when you run For a major app, it only takes one bug to put countless people at risk. This was the case with Diksha, a public education app run by India’s Ministry of Education, which exposed the personal information of some one million teachers and millions of students across the country. The data, which includes things like full names, email addresses and phone numbers, has been publicly accessible for at least a year or more, potentially exposing those affected by phishing attacks and other scams.
Speaking of cybercrime, the LockBit ransomware gang has long kept a low profile due to its professional operations and targeting. But a series of missteps and drama over the past year has thrust it into the spotlight, potentially threatening its ability to continue operating with impunity.
However, encrypting everything on a computer isn’t just the domain of criminals. This week, we explain how to protect your files with Digital Lock and Key on macOS and Windows. Do you know what a criminal’s domain is? A Chainalysis report this week said money laundering was largely facilitated by five cryptocurrency exchanges, four of which helped lawbreakers cash out $1.1 billion in 2022.
A billionaire like Elon Musk may have reason to celebrate. Flight tracking platform ADS-B Exchange, which provided data for the @ElonJet account tracking Tesla and the Twitter CEO’s private jet, is sold out. The company is now owned by private equity-owned aviation intelligence firm Jetnet. Fans of ADS-B, including the creator of @ElonJet, are now jumping ship because they think the new owner is more likely to bow to scrutiny demands from Musk, the Saudi royal family, and more.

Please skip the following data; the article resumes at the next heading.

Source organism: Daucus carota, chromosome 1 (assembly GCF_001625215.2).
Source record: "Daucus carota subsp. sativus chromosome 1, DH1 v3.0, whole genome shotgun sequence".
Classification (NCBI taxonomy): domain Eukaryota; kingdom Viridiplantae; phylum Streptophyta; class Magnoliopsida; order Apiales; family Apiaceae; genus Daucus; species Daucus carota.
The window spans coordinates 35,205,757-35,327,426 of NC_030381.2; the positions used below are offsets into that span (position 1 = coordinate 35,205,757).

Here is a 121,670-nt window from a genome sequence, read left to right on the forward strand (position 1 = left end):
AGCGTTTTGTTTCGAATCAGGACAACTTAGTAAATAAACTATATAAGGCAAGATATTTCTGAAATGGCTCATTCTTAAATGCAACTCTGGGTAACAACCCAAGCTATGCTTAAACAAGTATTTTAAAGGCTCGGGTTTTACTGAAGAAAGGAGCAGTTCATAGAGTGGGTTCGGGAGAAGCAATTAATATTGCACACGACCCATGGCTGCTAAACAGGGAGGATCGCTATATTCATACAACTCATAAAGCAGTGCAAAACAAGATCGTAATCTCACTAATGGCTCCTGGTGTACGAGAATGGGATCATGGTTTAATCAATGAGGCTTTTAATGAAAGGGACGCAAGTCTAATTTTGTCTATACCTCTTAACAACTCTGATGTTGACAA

But that’s not all. Each week we round up stories that we haven’t covered in depth ourselves. Click on a title to read the full story. And stay safe there.
As Russia’s disastrous invasion of Ukraine unfolded over the past year, the Kremlin has also stepped up its crackdown on domestic and Russian-language media to quell antiwar dissent. By some measures, the latest casualty of the crackdown is Russia’s top independent news site: Meduza. On Thursday, the Russian government added Meduza to its list of “undesirable organisations,” effectively banning any collaboration or promotion with the news outlet. The country’s attorney general even wrote in a statement that Medusa “poses a threat to the foundations of the constitutional system and the security of the Russian Federation.”
While Meduza has long been stationed in Latvia to protect it from Russian media restrictions and reprisals, the new measures make it illegal for anyone in Russia to work for a news outlet, talk to its reporters, post links to its website, or even “like” its social networks. One of the media posts. Under Russian law, a first-time violation of these restrictions is a misdemeanor defense, punishable by a fine, but repeated violations are a felony and can be punished by years in prison.
While a jail sentence is unlikely for anyone not actively involved with a news organization — and so far most offenses carry a fine — Meduza warns Russians and anyone traveling to Russia to Be careful about deleting posts on social media in which they link or promote their content. Regardless of how the law is enforced, the chilling effect will undoubtedly be enormous, and the draconian ban on Meduza represents another small step in Russia’s long, slow slide toward totalitarianism.